Bowling – History
Even though bowling has been the object of satire in such movies as Kingpin and the Big Lebowski, it is certainly a genuine sport. And, believe it or not, it may be one of the oldest sports in the history of the world. Over 100 million people in more than 90 countries practice the game, making it one of the most popular and universally loved forms of recreation on the planet. It has been the game of kings (literally), and the startling facts behind the origins of bowling may surprise even the most dedicated kingpin.
In the 1930’s, British Anthropologist Sir Flinders Petrie became the first to discover evidence of a bowling-like game. He found ancient objects in a child’s grave in Egypt that were allegedly used for a primitive form of the game. The artifacts have been dated back to 3200 BC, effectively making bowling over 5,000 years old! Although some critics put the birth of bowling much later (German historian William Pehle has said that the game originated in his country in 300 AD), it has certainly endured centuries to settle into the modern lanes that we all know and love today.
The first written mention of a bowling-like sport can be traced to the year 1366 in England. Allegedly King Edward III outlawed the game in order to keep his troops focused on their archery practice, but it was most certainly in vogue (and legal) during the reign of King Henry VIII. Many variations of bowling have come from Europe including Italian bocce, French pentanque, and even Britain’s lawn bowling, but the question of who introduced bowling to the United States is much more uncertain.
The English, Dutch, and German settlers all brought their own versions of the game to the New World. The earliest mention of American bowling comes in the form of a quote from Rip Van Winkle when old Rip wakes up to the sounds of “ninepins”. The origin of the tenpin game is still unknown, but by the late 1800’s it was prevalent in New York, Ohio, and Illinois. The first standardization of the rules of the game was established on September 9, 1895 at Beethoven Hall in New York City. It was then that the American Bowling Congress was formed and major national competitions began. The Women’s International Congress came much later in the year 1917 under the encouragement of proprietor Dennis Sweeny. The women leaders participating in a tournament later formed the Woman’s National Bowling Association.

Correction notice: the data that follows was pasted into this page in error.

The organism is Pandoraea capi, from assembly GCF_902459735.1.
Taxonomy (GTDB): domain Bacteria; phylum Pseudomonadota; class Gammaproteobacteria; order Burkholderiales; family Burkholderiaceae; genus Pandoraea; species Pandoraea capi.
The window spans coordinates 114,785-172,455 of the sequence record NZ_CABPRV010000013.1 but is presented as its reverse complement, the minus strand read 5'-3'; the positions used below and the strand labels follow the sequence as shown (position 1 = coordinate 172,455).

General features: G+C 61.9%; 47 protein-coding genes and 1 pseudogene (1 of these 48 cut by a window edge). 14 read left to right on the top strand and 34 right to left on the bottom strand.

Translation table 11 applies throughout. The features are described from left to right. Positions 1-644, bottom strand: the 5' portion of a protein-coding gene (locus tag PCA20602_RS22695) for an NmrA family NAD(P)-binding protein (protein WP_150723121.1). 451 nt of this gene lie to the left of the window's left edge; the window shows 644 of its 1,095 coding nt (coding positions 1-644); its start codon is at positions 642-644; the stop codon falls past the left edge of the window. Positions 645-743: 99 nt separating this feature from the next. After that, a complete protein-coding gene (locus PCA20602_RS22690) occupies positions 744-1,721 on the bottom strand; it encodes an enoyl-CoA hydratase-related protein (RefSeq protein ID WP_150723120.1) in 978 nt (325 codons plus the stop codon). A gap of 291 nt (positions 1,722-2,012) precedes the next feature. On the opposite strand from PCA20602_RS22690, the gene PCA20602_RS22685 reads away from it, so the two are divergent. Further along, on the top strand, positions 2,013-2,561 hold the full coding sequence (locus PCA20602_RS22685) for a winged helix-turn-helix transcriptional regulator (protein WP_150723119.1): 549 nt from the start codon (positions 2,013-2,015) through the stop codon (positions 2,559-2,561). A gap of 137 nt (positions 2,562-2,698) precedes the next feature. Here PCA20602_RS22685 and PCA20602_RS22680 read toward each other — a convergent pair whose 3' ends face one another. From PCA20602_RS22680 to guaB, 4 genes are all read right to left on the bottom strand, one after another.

The first Mineralite ball was introduced in 1914 by the Brunswich Corporation, and the first commercial installation of a pin setting machine came in 1952, making “pin boys” almost entirely unnecessary. But nothing did more for the popularity of bowling than the first broadcast of “Championship Bowling” by NBC in the 1950’s. Thanks to this show and many others including “Make that Spare”, “Bowling for Dollars”, and “Celebrity Bowling”, bowling was thrust into the American public’s living rooms and hearts alike. The Pro Bowlers tour became hugely popular on ABC Sports Broadcasting after first being televised in 1961. These events all added to the popularity of Bowling but make no mistake. Bowling is loved in its own right because it is a sport of the people. It has come from its early forms to evolve into a truly enjoyable American past time.
Angle of entry
Many years ago someone conducted an experiment to find out what was the best way to strike. To make the results valid and repeatable they set up a ramp and rolled the ball – straight – at the pins. What they found was that the angle at which the ball rolled into the pins was very important: with the optimum angle they could roll strike after strike after strike. The key learning, however, was that this optimum angle of entry could not be created by rolling the ball straight down from the edge of the lane – to create that angle you must use a hook ball delivery.
To roll a hook ball the bowler must develop a ‘release’, getting the ball off the thumb and using the fingers to put side rotation on the ball. The ball will skid down the lane, through the oil, and the rotation will start to move the ball (“hook”) towards the pins. Because the ball is rolling into the pins it is less likely to suffer as much deflection and more likely to carry the center pins.
- For spares the straight ball release is ideal, keep it simple & less chance of hooking away off target
- If the condition is such that the hook style is too unpredictable revert to the straight ball
- The Helicopter shot actually uses deflection and spin to mix the pins up
- A perfect hook ball only hits four pins! It hits the pocket (1-3 pins for a right-hander) and rolls through to hit the 5-pin then deflect into the 9-pin. All other pins are knocked over by other pins moving off the ball and into them.
- In bowling there is the turkey; three strikes in a row
- There are three holes in a bowling ball
- A perfect 300 game in bowling is 12 strikes in a row (where the tenth frame has three possible throws of strikes)